SIGHTS AND THEATRES.
The usual viands for lunch are ham, sausages, cutlets, beefsteaks, and
eggs (uova da bere, soft; toste, hard; uova al piatto, fried).
Ices (sorbetto or gelato) of every possible variety are supplied at the
cafes at 30-90 c. per portion; or half a portion (mezzo) may be ordered.
Granita, or half-frozen ice (limonata, of lemons; aranciata, of oranges), is
much in vogue in the forenoon. The waiters, who expects a sou or more,
according to the amount of the payment, are apt to be inaccurate in chang¬
The principal Parisian newspapers are to be found at all the larger
cafes, English rarely.
Cigars in Italy are a monopoly of Government, and bad. The
prices of the home-made cigars (Scelti Romani, Virginias, Vevays,
Pressati, Cavours, Napoletani, Toscani, Minghetti, etc.) vary from
5 to 15 c. Good imported cigars may be bought at the best shops
in the large towns for 25-60 c. each. — Passers-by are at liberty
to avail themselves of the light burning in every tobacconist's,
without making any purchase.
X. Sights, Theatres, etc.
Churches are open in the morning till 12orl2. 30, and generally
again from 4 to 7 p. m. Visitors may inspect the works of art
even during divine service, provided they move about noiselessly,
and keep aloof from the altar where the clergy are officiating. On
the occasion of festivals the works of art are often entirely concealed
by the temporary decorations. The verger (sagrestano, or nonzolo)
receives a fee of 30 - 50 c. from a single traveller, more from a
party, if his services are required.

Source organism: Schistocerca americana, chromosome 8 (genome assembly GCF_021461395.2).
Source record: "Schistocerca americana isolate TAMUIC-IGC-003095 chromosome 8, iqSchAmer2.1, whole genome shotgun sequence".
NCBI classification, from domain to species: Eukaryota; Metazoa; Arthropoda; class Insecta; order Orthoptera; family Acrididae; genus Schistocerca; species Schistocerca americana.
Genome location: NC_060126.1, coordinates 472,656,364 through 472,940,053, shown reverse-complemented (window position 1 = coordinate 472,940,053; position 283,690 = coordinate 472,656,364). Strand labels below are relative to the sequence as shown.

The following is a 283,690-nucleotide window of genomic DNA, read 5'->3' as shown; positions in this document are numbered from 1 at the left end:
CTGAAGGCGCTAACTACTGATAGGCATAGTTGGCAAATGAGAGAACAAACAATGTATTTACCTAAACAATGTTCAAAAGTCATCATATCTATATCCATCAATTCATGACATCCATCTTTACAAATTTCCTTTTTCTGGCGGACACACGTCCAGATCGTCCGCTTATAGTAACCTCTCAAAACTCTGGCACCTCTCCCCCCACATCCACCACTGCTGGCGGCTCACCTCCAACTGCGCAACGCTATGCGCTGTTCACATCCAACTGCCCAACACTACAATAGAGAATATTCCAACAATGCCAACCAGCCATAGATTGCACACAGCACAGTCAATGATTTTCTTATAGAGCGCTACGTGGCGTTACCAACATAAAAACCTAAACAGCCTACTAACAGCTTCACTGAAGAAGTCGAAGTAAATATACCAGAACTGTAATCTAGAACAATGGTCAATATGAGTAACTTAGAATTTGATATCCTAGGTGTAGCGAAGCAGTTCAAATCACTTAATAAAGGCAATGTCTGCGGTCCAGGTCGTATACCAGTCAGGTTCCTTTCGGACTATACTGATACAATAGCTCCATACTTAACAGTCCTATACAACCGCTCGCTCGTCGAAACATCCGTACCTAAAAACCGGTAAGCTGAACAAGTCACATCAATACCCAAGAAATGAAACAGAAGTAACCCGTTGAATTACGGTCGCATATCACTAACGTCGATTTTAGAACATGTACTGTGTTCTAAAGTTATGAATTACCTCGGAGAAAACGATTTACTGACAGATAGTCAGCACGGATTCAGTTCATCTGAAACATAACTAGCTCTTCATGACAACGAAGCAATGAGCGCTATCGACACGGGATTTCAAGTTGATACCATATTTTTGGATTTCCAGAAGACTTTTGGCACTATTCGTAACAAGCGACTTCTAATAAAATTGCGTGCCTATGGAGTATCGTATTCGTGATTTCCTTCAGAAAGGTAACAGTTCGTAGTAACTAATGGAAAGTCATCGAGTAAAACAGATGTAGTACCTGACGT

Museums, picture-galleries, and other collections are usually
open from 10 to 4 o'clock. By a law passed in 1875 all the col¬
lections which belong to government are open on week-days at a
charge of 1 fr., and on Sundays (and sometimes on Thursdays also)
gratis. Artists are admitted without charge. The attendants are
forbidden to accept gratuities, but are sometimes very importunate
in endeavouring to sell photographs (dear and often bad).
The collections are closed on the following public holidays: New
Year's Day, Epiphany (6th Jan.), the Monday and Tuesday during the
Carnival, Palm Sunday, Easter Sunday, Ascension Day, Whitsunday, Fete
de Dieu (Corpus Christi), the Festa dello Statute (first Sunday in June),
Assumption of the Virgin (15th Aug.), Nativity of the Virgin (8th Sept.),
Festival of the Annunciation (25th Mar.), All Saints'1 Day (1st Nov.), and
on Christmas Day. A good many other days are also sometimes observed
as holidays, such as the Thursday before the Carnival (Giovedi grasso),
the day sacred to the local patron-saint, and the birthdays of the king
(14th Mar.) and queen (20th Nov.).
Valets de Place (servitori di piazza) may be hired at 5-6 fr. per
day. They are generally respectable and trustworthy, but, as they
are seldom good judges of what is really worth seeing, the traveller
should specify to them the places he desires to visit. Their services
may generally well be dispensed with by those who are not pressed
for time. Purchases should never be made, nor contracts with vet-
turini or other persons drawn up, in presence or with the aid of a